Hospitals started to overflow and lots of centres started to be conditioned as hospitals, even some hotels which now were not open to public were used as hospitals and because the deaths were so many, places like ice rinks were used as a morgue.
Many doctors were not returning home and were staying in different places than their families for fear of bringing this virus to them. I talked to a truck driver who was staying in a different apartment than his mom who is in the vulnerable group, he said with so much travel was hard to know what he could bring home.
Doctors were having to be both doctor and family to a patient, holding hands with patients in the last moments of their life. Soon enough universities and companies donated tablets and phones so the families could say goodbye to their loved ones and with time, as cases started to drop,one family member was allowed in to accompany a loved one in the last moments, but many did not get even to say goodbye.
Many factories turned their factory into a PPE production line to help the frontline and the public. People in the towns that knew how to sew helped the community by making facemasks at home and bringing them to the centres who needed them. Many businesses tried to help the cause.
I talked to a couple of priests, one of them survived the covid-19 but he wasn´t sure at times if he would survive and experienced some very difficult moments. The other never got it but he talked about the horror he had seen in the hospitals as he went there to help people with their last rites and visit the sick.
Frontline workers were working overtime and with little protection so many of them contracted the virus. The Spanish citizens started to come out at their balconies or windows to clap every day at 20.00h for them and show them support and gratitude. It gave me peace to know that my mom, despite being alone had that moment where she could see her neighbours and that everyone checked that she was there every evening. It gave me peace to know that she had that support from the neighbours. Many older people were in that situation so it was good that they had that moment in the day that someone was checking on them, it made me emotional to think of it. I am forever grateful that she had that moment every day where she could see her neighbours and chat with people that are not at the other side of a screen.
Photo: People meeting meeting in outdoor bars, wearing masks.
Soon this clapping in some areas became a social event and some would put music, some even had Facebook groups where you could request a song. Some communities would dress up of a different theme every day and it was a way of keeping the kids having some bit of fun amongst all this hardship the country was seeing and trying to dissipate their worries.Most people live in apartments in Spain and it´s a lot more confining for the people in lockdown that in places like Ireland where people live mostly in houses and they have some yard or garden where kids can play outside.
Spain is a country where people gather. We like to meet with our friends and chat over coffee or a few beers, it´s part of our culture. After the first couple of weeks people started getting tired of being at home and devised ways of getting out for a bit. Some brought the kids to the terraces at the top of their buildings for a stretch, some brought the dog in more walks than necessary, some went shopping a lot more. Police went around fining people that were not going out for just essentials and even in helicopters to tell the people in terraces at top of buildings to go back to their homes. It became harder as time went by.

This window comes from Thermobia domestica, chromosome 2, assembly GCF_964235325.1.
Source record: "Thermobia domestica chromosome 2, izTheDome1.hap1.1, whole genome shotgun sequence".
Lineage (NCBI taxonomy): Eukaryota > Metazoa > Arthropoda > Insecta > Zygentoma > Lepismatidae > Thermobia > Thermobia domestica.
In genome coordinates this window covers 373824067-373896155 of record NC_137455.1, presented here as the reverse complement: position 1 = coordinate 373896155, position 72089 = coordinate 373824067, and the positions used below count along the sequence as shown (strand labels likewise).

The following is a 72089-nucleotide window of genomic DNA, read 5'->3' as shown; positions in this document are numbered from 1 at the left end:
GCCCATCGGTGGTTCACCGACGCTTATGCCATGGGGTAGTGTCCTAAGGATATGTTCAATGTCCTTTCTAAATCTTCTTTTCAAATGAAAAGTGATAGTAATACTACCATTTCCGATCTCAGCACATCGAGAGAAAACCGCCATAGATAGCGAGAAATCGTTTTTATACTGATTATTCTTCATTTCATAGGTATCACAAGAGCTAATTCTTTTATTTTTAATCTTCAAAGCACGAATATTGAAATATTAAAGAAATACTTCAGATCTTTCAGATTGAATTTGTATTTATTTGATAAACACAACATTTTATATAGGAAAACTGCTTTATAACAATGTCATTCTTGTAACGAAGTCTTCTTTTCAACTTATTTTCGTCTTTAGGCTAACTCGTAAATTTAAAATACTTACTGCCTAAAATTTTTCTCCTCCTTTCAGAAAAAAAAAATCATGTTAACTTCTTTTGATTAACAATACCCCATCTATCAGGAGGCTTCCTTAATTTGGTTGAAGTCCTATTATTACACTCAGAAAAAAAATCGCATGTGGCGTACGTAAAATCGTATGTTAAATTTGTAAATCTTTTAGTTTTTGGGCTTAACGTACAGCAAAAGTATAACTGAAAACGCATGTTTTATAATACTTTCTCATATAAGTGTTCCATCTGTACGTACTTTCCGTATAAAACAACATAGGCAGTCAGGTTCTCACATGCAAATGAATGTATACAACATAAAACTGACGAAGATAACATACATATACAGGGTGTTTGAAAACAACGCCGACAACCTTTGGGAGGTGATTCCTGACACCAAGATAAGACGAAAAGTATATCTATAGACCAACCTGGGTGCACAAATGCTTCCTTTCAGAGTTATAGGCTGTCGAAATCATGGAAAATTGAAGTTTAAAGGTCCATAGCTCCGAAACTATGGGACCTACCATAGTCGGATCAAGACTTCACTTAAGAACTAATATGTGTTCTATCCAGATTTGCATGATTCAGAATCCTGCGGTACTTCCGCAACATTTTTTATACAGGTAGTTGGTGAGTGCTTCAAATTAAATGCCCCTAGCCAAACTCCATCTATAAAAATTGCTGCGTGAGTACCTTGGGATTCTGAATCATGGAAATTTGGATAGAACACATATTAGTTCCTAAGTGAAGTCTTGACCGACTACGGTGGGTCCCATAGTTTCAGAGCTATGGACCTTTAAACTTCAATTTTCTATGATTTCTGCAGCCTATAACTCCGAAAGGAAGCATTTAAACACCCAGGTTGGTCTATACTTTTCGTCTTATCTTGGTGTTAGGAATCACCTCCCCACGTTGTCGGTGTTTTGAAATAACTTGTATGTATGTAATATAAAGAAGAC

There has been a lot of death, a lot of hardship and the government is still going over the mistakes made, but finally the numbers have come down.Spain is proceeding to re-open some businesses and allowing the citizens to go out a lot more, specially the kids that up to now were not allowed out. There is timetables in place according to age group so people don´t go out all at the same time. Masks are compulsory and now are available everywhere and cost around €0.65, most elderly get them free and some places give them away too.You can be fined if not wearing a mask and the very hot weather does make it challenging.
You see people in outdoor bars sitting and sipping coffee or having a beer with their friends moving the masks when they want to drink. Some wear it like some sort of beard or neck warmer, but most still wear it properly still despite the heat. People are cautious but trying to enjoy outdoor life as much as possible.As the heat sweeps the country people still wonder how the summer will be this year as restrictions lift and more people move around, but they keep hope that the worst is now behind them.
Begonya N. in Spain
While you are here, help us with
Access to Essential Drugs
One third of children, women and men have no access to essential medicines, putting lives at risk. Hospitals frequently run out of medicines and other essential supplies. Our Med-Aid program connects hospitals with aid and ensures that they receive exactly what they need.
Access to Diagnostics
Much of today’s innovation is either not reaching or not suitable for people in developing countries.
Data to Improve Health
Faster and reactive systems to help provide lifesaving support to vulnerable communities.
Support our work. It only takes a minute but makes a world of difference!
With your help we can bring modern diagnostics and essential medicines to people in need, track disease outbreaks better and help prevent future pandemics.